Advantages of the present fabric are a relatively high percentage of open area resulting in a high air permeability as compared to other TAD fabrics. The present fabric produces a distinct and visible pattern in the tissue paper while limiting manufacturing stresses to maintain tensile strength and prevent ruptures. As a result, the present fabric may reduce or not cause pinholes in the tissue paper, as seen with other highly structured TAD fabrics.

A preferred embodiment of the present fabric may be produced with a 10-shed pattern comprising 3 different warp yarn contours and 3 different weft yarns contours. This pattern forms two sizes of pockets (or depressions) on the fabric surface. The smaller pocket encompasses an area which is between 45% and 65% of the area encompassed by the larger pocket. Both the large and small pockets are surrounded by higher out of plane long knuckles created by warp yarns and weft yarns. The interior of the large pocket has a plain weave surface pattern. The interior of the small pocket is bisected by a raised weft yarn across its center. This raised weft yarn may or may not be in-plane with the high long knuckles forming the pocket. Other embodiments alternatively may have a raised warp yarn bisecting the pocket.

FIG. 1 shows a paper side view and a machine side view illustrating the paper side and machine side surface weave patterns for the preferred embodiment of the present invention. In this preferred embodiment all MD yarns are 0.35 mm in diameter and all CD yarns are 0.40 mm in diameter. The mesh count is 18.9 yarns/cm in the MD and 13.0 yarns/cm in the CD. The pocket depth for this fabric is approximately 430-440 μms. This pattern also has shute runners on the machine side of the present fabric for abrasion resistance.

FIG. 2 is a surface depth view of the preferred embodiment taken with a MarSurf TS 50 high-precision optical 3D measuring instrument manufactured by Mahr GmbH Gottingen, Gottingen, Germany, and the relative pocket sizes on the paper side surface are highlighted. FIG. 2 provides a close-up view of the paper side surface shown in FIG. 1. The fabric shown in FIG. 2 has two different sized pockets: a small pocket 200 and a large pocket 210, 220. The small pocket 200 has an area of approximately 4.03 mm2. The large pocket has a minimum area measurement of 7.84 mm2 (as shown by highlighted pocket 210) and a median area measurement of 10.52 mm2 (as shown by highlighted pocket 220).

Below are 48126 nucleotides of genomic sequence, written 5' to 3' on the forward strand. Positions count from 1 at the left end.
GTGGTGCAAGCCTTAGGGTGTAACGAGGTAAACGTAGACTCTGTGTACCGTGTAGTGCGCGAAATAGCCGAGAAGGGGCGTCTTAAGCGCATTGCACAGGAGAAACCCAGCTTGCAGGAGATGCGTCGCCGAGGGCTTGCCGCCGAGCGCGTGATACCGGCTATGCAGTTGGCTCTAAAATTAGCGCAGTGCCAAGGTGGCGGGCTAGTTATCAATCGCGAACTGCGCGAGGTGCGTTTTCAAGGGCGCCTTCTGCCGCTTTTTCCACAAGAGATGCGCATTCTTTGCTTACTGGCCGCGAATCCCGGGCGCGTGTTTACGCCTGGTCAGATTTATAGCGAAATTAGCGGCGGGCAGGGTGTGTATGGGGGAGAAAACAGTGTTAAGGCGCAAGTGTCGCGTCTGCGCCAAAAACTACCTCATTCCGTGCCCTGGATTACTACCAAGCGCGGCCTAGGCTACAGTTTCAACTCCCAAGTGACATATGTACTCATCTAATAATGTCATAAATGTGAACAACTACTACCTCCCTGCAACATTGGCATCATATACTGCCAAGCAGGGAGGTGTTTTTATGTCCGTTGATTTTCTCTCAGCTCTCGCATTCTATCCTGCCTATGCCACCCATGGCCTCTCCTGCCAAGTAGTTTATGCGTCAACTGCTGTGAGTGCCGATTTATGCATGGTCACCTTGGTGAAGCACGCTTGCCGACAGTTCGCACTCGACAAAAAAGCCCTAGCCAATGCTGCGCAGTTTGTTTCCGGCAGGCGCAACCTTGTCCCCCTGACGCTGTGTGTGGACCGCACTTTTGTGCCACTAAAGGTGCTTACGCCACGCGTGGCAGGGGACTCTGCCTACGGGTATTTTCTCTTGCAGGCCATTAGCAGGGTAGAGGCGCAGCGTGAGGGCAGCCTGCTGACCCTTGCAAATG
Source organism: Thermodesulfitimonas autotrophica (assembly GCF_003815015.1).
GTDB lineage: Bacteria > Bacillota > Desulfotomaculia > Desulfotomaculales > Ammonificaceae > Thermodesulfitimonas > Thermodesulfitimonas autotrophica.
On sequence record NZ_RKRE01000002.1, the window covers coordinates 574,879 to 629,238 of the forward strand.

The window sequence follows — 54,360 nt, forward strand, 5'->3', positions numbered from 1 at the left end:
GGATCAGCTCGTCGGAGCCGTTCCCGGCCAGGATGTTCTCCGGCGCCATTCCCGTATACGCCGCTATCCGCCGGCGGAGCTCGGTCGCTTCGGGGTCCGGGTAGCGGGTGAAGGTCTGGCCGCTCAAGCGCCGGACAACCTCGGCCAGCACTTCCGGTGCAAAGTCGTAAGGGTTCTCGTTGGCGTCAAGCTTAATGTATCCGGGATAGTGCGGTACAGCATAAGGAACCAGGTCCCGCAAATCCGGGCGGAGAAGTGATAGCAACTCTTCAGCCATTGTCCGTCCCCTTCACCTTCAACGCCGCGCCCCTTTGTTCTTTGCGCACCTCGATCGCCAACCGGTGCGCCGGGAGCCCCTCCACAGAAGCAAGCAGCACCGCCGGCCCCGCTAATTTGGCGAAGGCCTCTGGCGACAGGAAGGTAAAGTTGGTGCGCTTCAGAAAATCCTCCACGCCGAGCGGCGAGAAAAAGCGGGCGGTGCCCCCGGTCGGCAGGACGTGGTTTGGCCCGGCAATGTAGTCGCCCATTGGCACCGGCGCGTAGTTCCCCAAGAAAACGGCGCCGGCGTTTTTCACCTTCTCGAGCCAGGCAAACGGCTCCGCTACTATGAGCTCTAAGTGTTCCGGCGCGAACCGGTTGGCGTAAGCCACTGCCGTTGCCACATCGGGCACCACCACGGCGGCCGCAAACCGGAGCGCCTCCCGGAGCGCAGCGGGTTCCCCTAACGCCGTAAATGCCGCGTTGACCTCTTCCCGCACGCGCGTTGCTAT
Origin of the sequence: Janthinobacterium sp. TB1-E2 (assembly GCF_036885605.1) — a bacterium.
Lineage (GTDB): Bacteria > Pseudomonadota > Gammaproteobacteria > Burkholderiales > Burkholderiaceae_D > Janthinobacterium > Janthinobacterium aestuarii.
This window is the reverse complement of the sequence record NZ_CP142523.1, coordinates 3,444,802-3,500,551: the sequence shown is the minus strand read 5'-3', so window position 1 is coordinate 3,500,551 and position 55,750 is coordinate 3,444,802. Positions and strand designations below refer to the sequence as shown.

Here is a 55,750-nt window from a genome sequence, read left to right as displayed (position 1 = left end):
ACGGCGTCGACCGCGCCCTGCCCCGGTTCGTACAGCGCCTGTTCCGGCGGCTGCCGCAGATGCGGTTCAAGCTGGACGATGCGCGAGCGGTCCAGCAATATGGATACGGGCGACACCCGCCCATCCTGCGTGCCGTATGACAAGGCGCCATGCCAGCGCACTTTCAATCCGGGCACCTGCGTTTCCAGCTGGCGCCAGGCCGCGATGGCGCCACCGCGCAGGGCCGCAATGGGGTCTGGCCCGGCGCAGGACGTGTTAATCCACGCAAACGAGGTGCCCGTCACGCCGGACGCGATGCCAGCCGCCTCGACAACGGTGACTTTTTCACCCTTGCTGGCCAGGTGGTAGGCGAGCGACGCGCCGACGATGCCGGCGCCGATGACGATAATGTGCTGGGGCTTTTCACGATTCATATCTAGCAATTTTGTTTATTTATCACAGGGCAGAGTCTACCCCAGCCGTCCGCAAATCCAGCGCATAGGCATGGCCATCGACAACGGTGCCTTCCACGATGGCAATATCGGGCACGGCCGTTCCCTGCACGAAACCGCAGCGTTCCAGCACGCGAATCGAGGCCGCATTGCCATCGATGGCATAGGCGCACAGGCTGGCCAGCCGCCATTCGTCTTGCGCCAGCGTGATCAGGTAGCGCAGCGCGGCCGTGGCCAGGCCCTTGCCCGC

FIG. 3 is a surface depth view of the preferred embodiment also taken with a MarSurf TS 50 high-precision optical 3D measuring instrument manufactured by Mahr GmbH Gottingen, Gottingen, Germany, showing the raised wefts and warps on the paper side surface. The pockets are formed/bounded by raised weft yarns 330 and raised warp yarns 310. Note the interiors of the large pockets have a plain weave pattern, while the interiors of the small pockets have a raised weft yarn 320 which bisects the pocket. This raised weft yarn 320 may or may not be in the same plane as the raised weft yarns and warp yarns which bound the pockets.

FIG. 4 is a schematic plan view of the paper side surface weave pattern for the fabric shown in FIG. 1. In FIG. 4, the MD runs vertically and the CD runs horizontally. Each column corresponds to a warp yarn and each row corresponds to a weft yarn. The numbered boxes indicate knuckles where that numbered warp yarn is on the top (paper) surface of the fabric. Accordingly, the empty boxes indicate locations where a warp yarn passes under a weft yarn.

FIG. 5 shows the warp yarn contour patterns for the fabric pattern shown in FIG. 4. The numbers to the right of each warp yarn contour pattern indicate the number of the warp yarn followed by the contour pattern number for that warp yarn. For example, warp yarns 1, 4, 6, and 9 each weave a staggered/shifted version of contour pattern number 1. Note, the present fabric pattern incorporates 3 different warp yarn contours in a 1, 2, 2, 1, 3 sequence which repeats twice in one pattern repeat. Each warp yarn corresponds to a column in FIG. 4. For example, warp yarn 1 corresponds to the pattern shown in the first column in FIG. 4. As shown by the contour pattern for warp yarn 1, the warp yarn passes under weft yarns 1-3, over weft yarn 4, under weft yarn 5, over weft yarns 6 and 7, under weft yarn 8, over weft yarn 9, and under weft yarn 10. Accordingly, in column 1 of FIG. 4, the boxes corresponding to weft yarns 4, 6, 7, and 9 indicate that warp yarn 1 forms knuckles where it passes over the weft yarns in the contour pattern. Alternatively, the boxes in FIG. 4 are blank where the warp yarn passes under the weft yarn.